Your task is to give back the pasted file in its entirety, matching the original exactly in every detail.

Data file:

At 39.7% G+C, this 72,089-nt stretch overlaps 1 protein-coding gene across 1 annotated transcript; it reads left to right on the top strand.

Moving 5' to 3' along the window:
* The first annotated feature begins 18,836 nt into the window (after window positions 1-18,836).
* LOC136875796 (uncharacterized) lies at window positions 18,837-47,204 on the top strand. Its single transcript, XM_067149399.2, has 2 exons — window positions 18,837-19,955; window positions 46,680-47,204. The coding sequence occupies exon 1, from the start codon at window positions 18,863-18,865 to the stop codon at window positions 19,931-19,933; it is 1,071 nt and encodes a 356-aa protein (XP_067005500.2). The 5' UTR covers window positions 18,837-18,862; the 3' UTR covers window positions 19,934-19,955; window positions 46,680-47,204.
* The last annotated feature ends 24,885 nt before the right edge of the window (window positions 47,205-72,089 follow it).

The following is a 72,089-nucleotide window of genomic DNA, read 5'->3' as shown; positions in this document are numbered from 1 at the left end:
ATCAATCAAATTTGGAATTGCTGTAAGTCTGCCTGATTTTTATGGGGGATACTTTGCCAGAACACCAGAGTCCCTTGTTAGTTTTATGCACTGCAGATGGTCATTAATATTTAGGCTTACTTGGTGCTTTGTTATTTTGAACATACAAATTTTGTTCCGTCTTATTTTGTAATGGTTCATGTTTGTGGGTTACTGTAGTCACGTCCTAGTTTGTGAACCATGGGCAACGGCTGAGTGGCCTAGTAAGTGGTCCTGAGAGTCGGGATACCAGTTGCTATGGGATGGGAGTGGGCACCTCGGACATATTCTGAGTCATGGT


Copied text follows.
At 39.7% G+C, this 72,089-nt stretch overlaps 1 protein-coding gene across 1 annotated transcript; it reads left to right on the top strand.

Moving 5' to 3' along the window:
* The first annotated feature begins 18,836 nt into the window (after window positions 1-18,836).
* LOC136875796 (uncharacterized) lies at window positions 18,837-47,204 on the top strand. Its single transcript, XM_067149399.2, has 2 exons — window positions 18,837-19,955; window positions 46,680-47,204. The coding sequence occupies exon 1, from the start codon at window positions 18,863-18,865 to the stop codon at window positions 19,931-19,933; it is 1,071 nt and encodes a 356-aa protein (XP_067005500.2). The 5' UTR covers window positions 18,837-18,862; the 3' UTR covers window positions 19,934-19,955; window positions 46,680-47,204.
* The last annotated feature ends 24,885 nt before the right edge of the window (window positions 47,205-72,089 follow it).

The following is a 72,089-nucleotide window of genomic DNA, read 5'->3' as shown; positions in this document are numbered from 1 at the left end:
ATCAATCAAATTTGGAATTGCTGTAAGTCTGCCTGATTTTTATGGGGGATACTTTGCCAGAACACCAGAGTCCCTTGTTAGTTTTATGCACTGCAGATGGTCATTAATATTTAGGCTTACTTGGTGCTTTGTTATTTTGAACATACAAATTTTGTTCCGTCTTATTTTGTAATGGTTCATGTTTGTGGGTTACTGTAGTCACGTCCTAGTTTGTGAACCATGGGCAACGGCTGAGTGGCCTAGTAAGTGGTCCTGAGAGTCGGGATACCAGTTGCTATGGGATGGGAGTGGGCACCTCGGACATATTCTGAGTCATGGT